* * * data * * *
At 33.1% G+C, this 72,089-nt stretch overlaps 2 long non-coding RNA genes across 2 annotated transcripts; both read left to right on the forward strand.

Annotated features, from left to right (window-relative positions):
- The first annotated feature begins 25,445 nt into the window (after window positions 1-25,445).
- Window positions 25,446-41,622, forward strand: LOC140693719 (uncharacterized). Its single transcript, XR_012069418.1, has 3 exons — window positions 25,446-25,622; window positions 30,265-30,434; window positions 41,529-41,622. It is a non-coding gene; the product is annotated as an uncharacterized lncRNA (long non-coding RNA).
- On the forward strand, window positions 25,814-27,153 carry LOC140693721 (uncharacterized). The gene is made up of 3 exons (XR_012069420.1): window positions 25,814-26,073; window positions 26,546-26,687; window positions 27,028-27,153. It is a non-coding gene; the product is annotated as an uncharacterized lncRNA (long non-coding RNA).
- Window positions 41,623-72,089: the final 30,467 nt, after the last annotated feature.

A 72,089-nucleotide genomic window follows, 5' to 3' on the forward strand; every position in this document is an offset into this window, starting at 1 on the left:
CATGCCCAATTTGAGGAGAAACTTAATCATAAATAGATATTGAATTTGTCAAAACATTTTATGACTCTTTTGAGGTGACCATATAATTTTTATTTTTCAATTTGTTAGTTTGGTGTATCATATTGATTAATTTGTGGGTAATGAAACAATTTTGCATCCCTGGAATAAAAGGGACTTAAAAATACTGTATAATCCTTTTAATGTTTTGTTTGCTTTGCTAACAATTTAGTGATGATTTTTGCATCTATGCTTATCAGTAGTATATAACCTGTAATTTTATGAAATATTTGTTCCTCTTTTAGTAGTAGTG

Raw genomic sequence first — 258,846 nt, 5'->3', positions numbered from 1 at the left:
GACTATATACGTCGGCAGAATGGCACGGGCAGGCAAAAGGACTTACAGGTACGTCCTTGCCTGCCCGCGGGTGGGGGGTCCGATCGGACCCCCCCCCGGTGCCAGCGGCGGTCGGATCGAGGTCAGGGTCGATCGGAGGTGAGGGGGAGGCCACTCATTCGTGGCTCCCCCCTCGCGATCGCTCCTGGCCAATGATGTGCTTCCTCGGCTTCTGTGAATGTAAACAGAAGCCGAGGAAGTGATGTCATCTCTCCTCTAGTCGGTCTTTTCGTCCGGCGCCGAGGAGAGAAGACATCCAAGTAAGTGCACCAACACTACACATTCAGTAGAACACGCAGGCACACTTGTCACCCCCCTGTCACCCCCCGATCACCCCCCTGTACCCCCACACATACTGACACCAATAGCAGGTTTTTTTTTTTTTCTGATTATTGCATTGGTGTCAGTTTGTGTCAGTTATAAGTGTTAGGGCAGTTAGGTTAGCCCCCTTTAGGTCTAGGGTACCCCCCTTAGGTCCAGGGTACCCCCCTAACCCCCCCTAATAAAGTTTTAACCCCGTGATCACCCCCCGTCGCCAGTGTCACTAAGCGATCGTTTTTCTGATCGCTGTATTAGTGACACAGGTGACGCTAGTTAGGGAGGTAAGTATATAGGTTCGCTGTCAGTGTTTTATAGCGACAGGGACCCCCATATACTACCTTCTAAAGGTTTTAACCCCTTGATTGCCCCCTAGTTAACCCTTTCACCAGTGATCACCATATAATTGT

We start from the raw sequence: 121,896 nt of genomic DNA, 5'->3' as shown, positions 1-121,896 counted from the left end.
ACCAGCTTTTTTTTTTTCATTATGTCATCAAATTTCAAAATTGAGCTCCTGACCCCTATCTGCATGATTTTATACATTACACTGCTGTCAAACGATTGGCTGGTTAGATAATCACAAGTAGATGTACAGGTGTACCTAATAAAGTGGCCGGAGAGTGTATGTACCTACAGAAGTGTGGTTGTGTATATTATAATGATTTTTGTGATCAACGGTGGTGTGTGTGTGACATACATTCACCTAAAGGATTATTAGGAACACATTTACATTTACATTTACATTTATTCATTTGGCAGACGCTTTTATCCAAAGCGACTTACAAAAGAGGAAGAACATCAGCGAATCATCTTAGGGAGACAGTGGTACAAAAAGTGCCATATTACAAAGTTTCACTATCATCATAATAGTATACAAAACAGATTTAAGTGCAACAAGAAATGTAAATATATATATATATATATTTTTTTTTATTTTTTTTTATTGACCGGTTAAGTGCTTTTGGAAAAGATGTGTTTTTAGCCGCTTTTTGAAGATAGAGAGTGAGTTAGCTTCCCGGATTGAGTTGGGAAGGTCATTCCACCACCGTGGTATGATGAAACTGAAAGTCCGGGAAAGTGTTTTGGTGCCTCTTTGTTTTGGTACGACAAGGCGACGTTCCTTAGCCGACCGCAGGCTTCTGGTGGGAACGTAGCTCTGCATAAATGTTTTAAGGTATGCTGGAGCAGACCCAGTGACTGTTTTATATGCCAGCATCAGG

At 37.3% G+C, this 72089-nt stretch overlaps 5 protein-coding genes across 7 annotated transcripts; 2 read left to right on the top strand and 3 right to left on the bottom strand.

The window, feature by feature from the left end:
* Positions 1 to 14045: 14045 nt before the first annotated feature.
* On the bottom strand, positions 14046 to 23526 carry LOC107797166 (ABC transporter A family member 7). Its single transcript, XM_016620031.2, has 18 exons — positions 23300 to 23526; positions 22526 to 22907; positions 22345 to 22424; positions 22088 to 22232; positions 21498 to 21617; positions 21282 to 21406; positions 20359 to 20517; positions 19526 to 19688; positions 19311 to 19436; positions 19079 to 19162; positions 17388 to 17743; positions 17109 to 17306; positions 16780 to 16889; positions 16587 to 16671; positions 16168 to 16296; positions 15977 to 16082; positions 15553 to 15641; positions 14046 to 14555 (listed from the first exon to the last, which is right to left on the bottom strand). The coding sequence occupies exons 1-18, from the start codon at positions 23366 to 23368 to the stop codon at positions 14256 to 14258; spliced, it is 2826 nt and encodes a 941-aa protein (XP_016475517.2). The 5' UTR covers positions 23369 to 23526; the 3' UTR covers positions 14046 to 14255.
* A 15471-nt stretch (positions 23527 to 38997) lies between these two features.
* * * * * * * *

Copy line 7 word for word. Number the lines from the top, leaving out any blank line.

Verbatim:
A 72,089-nucleotide genomic window follows, 5' to 3' on the forward strand; every position in this document is an offset into this window, starting at 1 on the left: